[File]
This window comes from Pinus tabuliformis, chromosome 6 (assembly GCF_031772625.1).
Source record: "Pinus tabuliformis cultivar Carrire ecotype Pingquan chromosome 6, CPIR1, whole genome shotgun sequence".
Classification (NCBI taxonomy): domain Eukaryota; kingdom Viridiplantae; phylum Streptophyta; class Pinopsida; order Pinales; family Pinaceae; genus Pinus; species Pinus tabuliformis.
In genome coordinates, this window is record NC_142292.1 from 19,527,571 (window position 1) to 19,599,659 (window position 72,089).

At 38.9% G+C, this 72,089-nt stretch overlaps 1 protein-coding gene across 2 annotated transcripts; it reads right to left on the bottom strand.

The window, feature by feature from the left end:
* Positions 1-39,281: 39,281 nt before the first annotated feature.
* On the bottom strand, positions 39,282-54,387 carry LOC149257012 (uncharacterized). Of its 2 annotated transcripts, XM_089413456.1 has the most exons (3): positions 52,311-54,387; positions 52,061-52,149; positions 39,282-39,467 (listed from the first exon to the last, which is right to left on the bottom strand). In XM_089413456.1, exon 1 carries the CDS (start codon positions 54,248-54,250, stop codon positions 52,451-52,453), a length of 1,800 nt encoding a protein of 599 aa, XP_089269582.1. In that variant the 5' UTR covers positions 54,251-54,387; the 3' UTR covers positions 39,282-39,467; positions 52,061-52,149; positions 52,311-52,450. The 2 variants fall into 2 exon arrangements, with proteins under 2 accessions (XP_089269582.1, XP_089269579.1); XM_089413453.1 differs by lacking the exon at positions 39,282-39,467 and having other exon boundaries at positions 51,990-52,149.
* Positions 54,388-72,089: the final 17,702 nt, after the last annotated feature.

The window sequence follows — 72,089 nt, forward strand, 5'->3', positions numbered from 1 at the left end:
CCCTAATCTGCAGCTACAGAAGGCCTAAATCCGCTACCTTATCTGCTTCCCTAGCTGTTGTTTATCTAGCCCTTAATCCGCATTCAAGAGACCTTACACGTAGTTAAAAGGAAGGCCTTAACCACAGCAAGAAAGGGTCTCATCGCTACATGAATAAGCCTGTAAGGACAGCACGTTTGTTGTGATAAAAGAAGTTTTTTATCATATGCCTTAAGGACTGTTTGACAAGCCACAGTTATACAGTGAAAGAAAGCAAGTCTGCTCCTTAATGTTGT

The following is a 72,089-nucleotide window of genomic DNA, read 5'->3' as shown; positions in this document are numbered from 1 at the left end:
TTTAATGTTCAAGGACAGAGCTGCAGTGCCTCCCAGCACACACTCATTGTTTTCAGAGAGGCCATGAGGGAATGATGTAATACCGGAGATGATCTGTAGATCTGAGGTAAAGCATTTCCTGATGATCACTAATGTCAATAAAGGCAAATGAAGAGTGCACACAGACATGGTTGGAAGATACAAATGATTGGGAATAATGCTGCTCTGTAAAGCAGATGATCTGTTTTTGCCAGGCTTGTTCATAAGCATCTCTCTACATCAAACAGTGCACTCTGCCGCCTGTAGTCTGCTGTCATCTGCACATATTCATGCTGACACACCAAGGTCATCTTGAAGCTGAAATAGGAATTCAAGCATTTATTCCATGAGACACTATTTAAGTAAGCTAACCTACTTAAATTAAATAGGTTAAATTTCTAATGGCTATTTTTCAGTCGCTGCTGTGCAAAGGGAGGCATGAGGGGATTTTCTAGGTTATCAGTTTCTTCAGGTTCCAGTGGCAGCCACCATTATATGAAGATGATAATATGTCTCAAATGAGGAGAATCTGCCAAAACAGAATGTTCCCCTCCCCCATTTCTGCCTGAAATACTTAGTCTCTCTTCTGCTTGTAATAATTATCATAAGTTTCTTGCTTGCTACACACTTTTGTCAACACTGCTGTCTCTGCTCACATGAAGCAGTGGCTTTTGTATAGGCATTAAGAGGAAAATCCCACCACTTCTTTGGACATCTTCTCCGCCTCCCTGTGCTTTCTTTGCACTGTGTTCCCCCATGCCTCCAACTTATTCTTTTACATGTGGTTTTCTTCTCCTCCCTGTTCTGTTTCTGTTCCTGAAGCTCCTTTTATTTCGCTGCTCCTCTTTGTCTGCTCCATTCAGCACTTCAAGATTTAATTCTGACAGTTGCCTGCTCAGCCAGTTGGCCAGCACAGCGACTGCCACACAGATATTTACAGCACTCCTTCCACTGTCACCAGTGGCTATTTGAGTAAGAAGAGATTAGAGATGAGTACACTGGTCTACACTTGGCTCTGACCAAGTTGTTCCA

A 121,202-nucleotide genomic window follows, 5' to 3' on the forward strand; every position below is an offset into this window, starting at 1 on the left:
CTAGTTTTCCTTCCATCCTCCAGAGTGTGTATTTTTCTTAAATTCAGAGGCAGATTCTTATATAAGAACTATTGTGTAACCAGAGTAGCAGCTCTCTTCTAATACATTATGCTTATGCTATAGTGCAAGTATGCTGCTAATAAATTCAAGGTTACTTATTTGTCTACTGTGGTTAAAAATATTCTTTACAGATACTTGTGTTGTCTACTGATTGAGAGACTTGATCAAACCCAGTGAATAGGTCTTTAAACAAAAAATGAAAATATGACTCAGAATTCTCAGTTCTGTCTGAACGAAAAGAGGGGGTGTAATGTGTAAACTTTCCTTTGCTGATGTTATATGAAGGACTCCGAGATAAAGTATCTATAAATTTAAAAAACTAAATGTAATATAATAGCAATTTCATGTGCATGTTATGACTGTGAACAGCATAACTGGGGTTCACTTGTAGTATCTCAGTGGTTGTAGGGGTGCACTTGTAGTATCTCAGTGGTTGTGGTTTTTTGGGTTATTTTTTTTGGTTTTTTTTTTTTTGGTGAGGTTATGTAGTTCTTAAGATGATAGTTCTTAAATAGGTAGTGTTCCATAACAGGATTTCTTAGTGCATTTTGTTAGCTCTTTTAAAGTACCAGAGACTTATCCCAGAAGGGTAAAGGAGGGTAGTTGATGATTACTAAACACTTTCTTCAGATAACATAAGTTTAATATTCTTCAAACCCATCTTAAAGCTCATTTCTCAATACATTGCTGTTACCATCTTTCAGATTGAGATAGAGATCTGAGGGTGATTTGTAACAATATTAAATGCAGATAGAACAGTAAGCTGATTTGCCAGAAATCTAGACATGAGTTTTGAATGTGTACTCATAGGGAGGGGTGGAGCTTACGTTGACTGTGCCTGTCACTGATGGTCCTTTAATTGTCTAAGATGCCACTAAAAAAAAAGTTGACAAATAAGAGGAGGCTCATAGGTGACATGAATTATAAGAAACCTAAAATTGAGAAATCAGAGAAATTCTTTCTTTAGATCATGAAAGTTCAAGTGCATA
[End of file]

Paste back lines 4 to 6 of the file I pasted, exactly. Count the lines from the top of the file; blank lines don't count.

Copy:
In genome coordinates, this window is record NC_142292.1 from 19,527,571 (window position 1) to 19,599,659 (window position 72,089).

At 38.9% G+C, this 72,089-nt stretch overlaps 1 protein-coding gene across 2 annotated transcripts; it reads right to left on the bottom strand.

The window, feature by feature from the left end: